Now, take that awkwardness and crank it up to eleven, and you have ‘The Woman Who Lived’. The producers cast a stand-up comedian as a highwayman who also happens to be a stand-up comedian. You could forgive a character like this the odd joke here and there, but this isn’t enough for Tregenna. She inserts (perhaps at the behest of Steven Moffat, perhaps not) a plot-crucial scene in which he actually does stand-up. By a gallows. With the Doctor. Whose delivery is on a par with Yodel. It’s not even fun in a silly, “Ha ha this is my day job” sort of way. It’s just self-consciously naff. It’s like casting Katharine Jenkins as a beautiful maiden with a tragic backstory and then getting her to save the universe with her singing.
Before we get to the stand-up at the gallows (featuring a mob with farming tools, which is in its own way immensely gratifying) there is an earlier scene in which the Doctor and Ashildr sneak through a mansion in order to find a thing that I don’t particularly care about, although it is blue and sparkly. The moment in which they attempt to hide from the snoozing guards by ducking behind tables is ostensibly bedroom farce, although it reminded me rather of the moment in ‘The Horns of Nimon’ where the Doctor, Seth (not Adric, as I erroneously wrote earlier) and Romana hide behind server cabinets in the Nimon’s laboratory: a scene that works because ‘The Horns of Nimon’ is deliberately pantomime, and stylistically consistent, even if Anthony Read doesn’t like it. (The moment in question is at 6:15, if you’re interested.)
If you’re going to run a sequence like this in contemporary Doctor Who, you need to use actors who possess at least a modicum of on-screen chemistry. Capaldi and Williams have precisely zero. It would have worked with Clara, but she’s off doing something else. This is just embarrassing. It’s like watching the Eleventh Doctor and River: a screen test that gets onto the DVD, rather than the sort of thing that results in a casting decision. It’s not that Williams is bad – although the change to her character was perhaps better embodied by the mute, fifty-second time lapse that closed the previous episode than by anything she says and does this week – it’s just that even a Game of Thrones veteran can’t polish a turd. You just get mashed-up turd smeared everywhere, making a horrible mess.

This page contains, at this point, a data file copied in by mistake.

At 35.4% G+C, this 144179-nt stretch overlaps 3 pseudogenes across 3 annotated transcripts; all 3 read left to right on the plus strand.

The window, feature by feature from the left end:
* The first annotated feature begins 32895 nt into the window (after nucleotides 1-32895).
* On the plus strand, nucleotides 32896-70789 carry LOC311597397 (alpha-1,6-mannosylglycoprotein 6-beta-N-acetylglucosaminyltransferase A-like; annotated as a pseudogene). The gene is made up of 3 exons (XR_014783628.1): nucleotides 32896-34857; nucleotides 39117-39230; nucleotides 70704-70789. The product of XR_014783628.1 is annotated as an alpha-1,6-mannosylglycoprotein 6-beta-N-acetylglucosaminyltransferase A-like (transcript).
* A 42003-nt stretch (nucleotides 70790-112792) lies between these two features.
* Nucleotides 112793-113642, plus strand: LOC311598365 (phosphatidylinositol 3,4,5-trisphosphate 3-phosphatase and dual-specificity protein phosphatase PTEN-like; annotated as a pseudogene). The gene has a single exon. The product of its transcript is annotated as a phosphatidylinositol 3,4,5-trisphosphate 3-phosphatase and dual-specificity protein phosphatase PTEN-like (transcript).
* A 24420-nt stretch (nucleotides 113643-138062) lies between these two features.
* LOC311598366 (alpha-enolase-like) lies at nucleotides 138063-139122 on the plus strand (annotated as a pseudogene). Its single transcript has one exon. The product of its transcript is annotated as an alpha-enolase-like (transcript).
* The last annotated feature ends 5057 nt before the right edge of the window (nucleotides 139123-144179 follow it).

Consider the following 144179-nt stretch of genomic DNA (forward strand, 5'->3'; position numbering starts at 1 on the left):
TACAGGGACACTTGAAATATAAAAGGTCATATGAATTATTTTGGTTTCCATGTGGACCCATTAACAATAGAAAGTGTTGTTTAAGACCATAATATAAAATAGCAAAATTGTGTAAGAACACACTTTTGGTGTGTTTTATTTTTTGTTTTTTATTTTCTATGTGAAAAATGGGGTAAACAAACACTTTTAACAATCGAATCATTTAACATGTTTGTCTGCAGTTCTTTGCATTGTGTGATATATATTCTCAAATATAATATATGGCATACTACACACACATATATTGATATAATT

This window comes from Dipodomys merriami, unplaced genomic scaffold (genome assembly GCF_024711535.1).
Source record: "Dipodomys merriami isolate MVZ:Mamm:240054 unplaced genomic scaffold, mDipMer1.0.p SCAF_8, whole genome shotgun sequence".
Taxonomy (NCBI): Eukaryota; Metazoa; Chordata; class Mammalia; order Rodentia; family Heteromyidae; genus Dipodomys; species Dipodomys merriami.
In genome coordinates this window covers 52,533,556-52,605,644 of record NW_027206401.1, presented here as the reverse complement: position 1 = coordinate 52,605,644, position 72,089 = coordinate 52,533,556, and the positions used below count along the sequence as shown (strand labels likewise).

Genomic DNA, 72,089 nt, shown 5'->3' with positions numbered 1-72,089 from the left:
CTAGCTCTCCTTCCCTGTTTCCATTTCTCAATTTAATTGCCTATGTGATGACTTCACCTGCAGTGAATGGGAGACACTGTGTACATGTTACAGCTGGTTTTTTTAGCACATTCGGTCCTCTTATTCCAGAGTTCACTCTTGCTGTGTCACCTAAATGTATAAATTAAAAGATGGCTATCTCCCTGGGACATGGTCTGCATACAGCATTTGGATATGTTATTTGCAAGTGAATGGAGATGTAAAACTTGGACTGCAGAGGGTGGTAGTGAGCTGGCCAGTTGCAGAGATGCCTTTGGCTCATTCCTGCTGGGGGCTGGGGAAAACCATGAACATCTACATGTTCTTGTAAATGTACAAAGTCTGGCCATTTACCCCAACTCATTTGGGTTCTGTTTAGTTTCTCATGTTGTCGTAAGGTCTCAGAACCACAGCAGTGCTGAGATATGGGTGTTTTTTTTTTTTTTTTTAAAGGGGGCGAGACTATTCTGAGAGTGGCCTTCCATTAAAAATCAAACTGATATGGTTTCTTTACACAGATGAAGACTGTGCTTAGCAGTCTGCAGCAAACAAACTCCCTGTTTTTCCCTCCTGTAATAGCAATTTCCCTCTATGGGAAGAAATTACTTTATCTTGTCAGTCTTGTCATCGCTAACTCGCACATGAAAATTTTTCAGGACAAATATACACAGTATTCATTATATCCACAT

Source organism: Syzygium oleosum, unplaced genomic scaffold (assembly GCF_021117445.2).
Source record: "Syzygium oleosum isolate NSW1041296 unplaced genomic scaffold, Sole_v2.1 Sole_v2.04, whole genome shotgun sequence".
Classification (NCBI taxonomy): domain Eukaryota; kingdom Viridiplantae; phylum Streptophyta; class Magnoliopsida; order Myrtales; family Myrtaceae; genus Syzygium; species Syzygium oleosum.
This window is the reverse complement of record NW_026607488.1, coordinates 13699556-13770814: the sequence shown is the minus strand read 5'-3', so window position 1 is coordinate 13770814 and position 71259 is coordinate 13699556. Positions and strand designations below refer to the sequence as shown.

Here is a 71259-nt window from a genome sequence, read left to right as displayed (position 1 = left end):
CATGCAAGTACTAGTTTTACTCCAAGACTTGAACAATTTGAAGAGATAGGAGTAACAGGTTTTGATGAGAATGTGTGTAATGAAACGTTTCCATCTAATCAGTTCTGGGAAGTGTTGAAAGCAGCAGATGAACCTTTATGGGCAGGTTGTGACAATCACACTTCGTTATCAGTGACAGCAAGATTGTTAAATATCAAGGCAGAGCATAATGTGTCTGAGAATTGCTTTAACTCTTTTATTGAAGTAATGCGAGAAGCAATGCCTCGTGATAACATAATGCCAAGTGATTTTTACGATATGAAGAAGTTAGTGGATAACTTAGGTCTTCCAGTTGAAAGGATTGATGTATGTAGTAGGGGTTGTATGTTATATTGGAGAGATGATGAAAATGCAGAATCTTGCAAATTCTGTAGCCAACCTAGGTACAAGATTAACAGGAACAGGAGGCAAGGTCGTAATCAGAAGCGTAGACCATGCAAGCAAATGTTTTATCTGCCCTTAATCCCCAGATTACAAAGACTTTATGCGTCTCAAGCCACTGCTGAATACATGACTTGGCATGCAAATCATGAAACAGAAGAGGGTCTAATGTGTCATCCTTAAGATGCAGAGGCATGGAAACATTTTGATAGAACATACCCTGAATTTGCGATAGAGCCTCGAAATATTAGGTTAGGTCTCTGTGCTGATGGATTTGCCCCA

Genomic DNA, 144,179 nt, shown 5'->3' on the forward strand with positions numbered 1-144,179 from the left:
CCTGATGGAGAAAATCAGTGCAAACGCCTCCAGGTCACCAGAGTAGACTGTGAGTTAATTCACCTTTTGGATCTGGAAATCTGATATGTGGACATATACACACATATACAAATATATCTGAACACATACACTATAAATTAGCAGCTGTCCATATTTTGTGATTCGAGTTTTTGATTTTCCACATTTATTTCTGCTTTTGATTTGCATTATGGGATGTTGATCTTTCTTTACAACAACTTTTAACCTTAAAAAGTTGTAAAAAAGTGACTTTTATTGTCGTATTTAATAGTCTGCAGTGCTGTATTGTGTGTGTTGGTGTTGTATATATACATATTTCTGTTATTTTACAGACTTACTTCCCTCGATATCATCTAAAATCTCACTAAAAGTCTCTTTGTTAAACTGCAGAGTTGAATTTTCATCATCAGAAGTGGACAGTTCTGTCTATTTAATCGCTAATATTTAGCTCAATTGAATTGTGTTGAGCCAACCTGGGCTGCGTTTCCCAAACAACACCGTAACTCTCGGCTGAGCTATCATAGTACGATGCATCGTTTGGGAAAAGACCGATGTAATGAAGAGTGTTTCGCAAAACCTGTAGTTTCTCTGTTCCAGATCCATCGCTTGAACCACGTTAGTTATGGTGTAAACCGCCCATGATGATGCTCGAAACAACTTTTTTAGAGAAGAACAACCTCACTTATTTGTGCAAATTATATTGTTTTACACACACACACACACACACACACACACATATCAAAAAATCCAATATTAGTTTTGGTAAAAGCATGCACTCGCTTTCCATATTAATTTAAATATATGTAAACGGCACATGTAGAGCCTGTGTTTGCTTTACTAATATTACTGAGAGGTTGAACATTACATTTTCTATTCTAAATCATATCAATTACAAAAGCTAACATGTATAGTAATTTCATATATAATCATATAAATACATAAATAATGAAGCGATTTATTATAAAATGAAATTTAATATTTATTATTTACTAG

What else? Well, there’s a playful nod to ‘The Visitation’. There is this week’s plant and payoff (Google it) in the form of the second health patch, saved for a crucial moment. Oh, and there’s a cat, who does nothing of any consequence except breathe a bit of fire. I’m fairly sure this happened in at least three or four Tom and Jerry episodes, all of which had more story and dramatic conflict than the forty-five minutes of my life that I’m never getting back (ninety, when you consider that I now have to watch this story again in the company of my children).
At the end, various questions are unanswered. How does Ashildr know the Doctor has a ship? What was in those missing diary pages? Could the foreshadowing of Clara’s supposed death be any more obvious? Did Peter Capaldi have a set number of guitar scenes written into his contract? Why on earth didn’t Clara notice Ashildr outside Coal Hill if she’s been stalking the Doctor? And have none of those people who said Leandro looked like Vincent from Beauty and the Beast seen ‘Warrior’s Gate’?
Most of all, do I actually care anymore? What does it say about me that I no longer want to talk about this show with my children, that I’m tired of good actors wasted and decent ideas squandered? The fan in me still doesn’t really want to believe that Doctor Who is in trouble, but the worst part is how little I find it concerns me these days. And who can blame me? When you serve up a hatchet job like this, BBC, how can you expect me to keep caring?